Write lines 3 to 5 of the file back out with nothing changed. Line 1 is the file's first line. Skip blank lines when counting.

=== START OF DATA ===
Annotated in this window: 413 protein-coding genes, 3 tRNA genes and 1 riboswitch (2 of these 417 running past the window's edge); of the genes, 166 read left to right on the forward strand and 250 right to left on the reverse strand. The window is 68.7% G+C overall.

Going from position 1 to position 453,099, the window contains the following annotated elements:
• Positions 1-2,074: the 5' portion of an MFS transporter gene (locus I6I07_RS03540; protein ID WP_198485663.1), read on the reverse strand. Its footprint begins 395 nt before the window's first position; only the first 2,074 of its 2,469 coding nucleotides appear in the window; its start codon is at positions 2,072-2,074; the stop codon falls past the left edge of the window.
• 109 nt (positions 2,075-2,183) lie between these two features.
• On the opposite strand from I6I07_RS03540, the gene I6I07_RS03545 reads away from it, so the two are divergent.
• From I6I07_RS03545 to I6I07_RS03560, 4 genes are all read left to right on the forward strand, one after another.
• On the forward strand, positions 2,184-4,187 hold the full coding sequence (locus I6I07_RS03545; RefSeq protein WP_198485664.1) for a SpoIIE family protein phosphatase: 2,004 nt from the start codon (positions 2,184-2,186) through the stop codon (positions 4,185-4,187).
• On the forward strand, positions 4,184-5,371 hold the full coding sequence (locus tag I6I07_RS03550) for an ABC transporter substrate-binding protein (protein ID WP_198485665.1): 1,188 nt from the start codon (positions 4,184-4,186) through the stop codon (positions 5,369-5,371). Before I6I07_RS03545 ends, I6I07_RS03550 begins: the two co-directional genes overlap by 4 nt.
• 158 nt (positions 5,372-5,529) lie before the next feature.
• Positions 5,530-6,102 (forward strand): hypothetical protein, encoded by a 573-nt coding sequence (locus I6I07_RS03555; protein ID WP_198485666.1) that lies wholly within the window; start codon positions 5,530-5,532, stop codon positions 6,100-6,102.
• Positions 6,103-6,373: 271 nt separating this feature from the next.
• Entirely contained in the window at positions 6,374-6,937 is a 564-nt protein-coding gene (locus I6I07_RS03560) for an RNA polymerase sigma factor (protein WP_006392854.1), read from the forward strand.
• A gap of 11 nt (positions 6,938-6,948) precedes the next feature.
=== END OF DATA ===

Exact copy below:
• Positions 1-2,074: the 5' portion of an MFS transporter gene (locus I6I07_RS03540; protein ID WP_198485663.1), read on the reverse strand. Its footprint begins 395 nt before the window's first position; only the first 2,074 of its 2,469 coding nucleotides appear in the window; its start codon is at positions 2,072-2,074; the stop codon falls past the left edge of the window.
• 109 nt (positions 2,075-2,183) lie between these two features.
• On the opposite strand from I6I07_RS03540, the gene I6I07_RS03545 reads away from it, so the two are divergent.